Margaret Sanger

Many celebrate Margaret Sanger as an advocate for women’s rights and birth control; Sanger founded the Birth Control League, which later became Planned Parenthood. She currently holds a space in the “Struggle for Justice” exhibit at the Smithsonian National Portrait Gallery, which is dedicated to those of the past who were “champions of justice.”
Using the provided sources, research Margaret Sanger’s ideas about religion, race, and eugenics, and evaluate Sanger’s impact on the African American experience, Christianity in America, and her lasting legacy on American History.
Sources include: (Source links are also in blackboard under the Week 5 Reading and Study Folder.)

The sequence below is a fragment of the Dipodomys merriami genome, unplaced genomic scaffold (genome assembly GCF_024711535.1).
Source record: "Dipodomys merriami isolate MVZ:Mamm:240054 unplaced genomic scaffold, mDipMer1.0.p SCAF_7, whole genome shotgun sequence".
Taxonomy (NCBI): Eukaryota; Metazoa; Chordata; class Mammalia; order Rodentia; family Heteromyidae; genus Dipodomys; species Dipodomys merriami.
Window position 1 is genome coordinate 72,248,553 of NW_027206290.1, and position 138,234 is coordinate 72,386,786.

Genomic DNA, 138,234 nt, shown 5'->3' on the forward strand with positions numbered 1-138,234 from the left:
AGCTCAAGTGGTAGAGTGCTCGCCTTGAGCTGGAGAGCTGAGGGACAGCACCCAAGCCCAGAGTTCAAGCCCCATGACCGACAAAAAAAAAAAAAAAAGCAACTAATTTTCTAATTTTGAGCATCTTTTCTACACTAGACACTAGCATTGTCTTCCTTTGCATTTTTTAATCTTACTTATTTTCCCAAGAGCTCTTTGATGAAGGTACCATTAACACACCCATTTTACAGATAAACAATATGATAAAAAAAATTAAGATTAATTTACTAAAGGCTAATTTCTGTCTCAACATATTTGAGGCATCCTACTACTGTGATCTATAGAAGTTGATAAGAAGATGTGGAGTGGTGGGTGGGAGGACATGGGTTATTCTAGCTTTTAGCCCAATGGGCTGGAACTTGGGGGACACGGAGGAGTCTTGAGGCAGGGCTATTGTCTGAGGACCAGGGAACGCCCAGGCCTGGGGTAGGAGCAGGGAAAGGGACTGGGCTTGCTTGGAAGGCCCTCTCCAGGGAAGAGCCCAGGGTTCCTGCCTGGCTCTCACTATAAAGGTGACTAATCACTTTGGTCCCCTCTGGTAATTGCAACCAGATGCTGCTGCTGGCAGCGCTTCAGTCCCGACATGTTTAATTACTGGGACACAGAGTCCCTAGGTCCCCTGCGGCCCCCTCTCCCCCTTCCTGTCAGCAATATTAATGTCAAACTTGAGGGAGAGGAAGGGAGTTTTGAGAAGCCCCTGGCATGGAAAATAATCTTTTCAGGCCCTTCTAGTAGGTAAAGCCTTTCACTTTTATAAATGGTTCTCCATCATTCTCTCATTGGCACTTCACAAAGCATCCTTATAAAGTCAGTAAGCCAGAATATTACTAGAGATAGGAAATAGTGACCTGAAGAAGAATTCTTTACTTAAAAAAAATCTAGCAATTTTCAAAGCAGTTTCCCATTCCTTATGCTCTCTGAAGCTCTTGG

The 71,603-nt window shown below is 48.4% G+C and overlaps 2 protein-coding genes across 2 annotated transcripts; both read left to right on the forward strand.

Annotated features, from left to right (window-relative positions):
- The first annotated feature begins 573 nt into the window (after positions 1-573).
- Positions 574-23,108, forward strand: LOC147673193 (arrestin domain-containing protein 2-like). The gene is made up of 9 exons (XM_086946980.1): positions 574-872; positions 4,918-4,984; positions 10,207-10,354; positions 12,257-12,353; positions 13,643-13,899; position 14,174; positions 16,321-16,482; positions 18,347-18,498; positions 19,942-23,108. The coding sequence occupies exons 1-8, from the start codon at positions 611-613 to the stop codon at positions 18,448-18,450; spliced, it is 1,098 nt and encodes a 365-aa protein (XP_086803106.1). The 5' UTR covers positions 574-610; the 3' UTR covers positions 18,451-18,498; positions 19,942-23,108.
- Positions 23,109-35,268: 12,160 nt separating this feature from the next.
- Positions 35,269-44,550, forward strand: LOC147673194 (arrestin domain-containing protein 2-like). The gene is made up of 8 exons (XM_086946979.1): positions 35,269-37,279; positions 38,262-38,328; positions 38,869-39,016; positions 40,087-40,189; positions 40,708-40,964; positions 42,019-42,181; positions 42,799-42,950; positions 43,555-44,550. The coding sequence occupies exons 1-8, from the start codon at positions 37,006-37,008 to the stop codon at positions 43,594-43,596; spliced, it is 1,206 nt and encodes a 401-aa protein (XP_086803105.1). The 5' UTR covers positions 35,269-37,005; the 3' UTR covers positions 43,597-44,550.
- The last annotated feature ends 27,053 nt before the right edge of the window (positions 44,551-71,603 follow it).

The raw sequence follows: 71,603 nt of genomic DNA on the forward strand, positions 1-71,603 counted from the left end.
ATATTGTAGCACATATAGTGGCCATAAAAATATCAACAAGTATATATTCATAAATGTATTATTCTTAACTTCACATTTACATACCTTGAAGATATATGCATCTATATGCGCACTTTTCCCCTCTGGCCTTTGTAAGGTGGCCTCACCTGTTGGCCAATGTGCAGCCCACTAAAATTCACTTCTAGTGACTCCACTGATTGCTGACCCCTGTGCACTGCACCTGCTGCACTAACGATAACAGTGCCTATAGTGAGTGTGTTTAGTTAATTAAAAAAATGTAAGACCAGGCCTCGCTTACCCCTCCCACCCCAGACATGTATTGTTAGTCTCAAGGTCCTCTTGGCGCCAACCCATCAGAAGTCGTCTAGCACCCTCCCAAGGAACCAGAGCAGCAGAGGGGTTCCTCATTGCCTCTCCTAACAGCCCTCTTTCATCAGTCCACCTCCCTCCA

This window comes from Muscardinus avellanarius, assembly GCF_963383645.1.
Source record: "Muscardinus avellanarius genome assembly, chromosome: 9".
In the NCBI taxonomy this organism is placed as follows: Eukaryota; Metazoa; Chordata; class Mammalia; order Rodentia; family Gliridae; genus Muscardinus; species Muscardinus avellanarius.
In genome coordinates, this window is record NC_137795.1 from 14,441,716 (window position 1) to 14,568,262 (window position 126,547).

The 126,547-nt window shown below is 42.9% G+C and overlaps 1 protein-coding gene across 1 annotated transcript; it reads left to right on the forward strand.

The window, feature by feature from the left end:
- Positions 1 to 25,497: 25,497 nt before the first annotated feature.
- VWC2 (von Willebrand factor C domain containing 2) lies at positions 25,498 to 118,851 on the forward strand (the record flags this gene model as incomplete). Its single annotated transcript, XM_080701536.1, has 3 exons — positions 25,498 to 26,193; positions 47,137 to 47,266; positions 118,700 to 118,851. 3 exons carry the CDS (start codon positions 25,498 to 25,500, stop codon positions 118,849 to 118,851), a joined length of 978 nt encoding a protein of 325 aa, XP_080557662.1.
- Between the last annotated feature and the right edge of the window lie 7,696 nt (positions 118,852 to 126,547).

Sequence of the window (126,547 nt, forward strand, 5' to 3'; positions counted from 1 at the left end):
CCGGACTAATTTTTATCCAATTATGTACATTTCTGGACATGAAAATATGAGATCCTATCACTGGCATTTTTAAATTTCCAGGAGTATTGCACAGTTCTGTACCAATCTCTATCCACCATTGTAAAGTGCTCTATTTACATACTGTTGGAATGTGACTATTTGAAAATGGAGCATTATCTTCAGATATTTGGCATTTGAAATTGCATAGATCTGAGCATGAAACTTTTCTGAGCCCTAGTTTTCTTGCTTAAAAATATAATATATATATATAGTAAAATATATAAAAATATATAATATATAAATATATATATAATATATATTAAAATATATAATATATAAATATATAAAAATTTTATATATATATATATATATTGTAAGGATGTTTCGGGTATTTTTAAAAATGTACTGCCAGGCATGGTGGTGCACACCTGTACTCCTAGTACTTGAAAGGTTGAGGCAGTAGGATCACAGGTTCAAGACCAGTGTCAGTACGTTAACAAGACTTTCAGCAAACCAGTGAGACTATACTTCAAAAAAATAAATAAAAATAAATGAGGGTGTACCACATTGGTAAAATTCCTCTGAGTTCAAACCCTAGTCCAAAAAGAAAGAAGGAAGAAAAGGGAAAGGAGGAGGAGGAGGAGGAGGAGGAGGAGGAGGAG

1. Margaret Sanger, interviewed by Mike Wallace. Harry Ransom Center. September 21, 1957.
  2. “Margaret Sanger,” Culture of Life Studies Program,
  3. Margaret Sanger, “Letter to Dr. C.J. Gamble,” December 10, 1939, Smith College Libraries,
  4. Margaret Sanger, “The Function of Sterilization,” October 1926, Papers of Margaret Sanger, New York University,
  5. “Margaret Sanger and Planned Parenthood: The Eugenics Connection,” National Right to Life News, July 2004.|A124172824&v=2.1&it=r&sid=summon
  6. The Margaret Sanger Papers Project, “Birth Control or Race Control? Sanger and the Negro Project,” Newsletter 28, Fall 2001,]

Sample Solution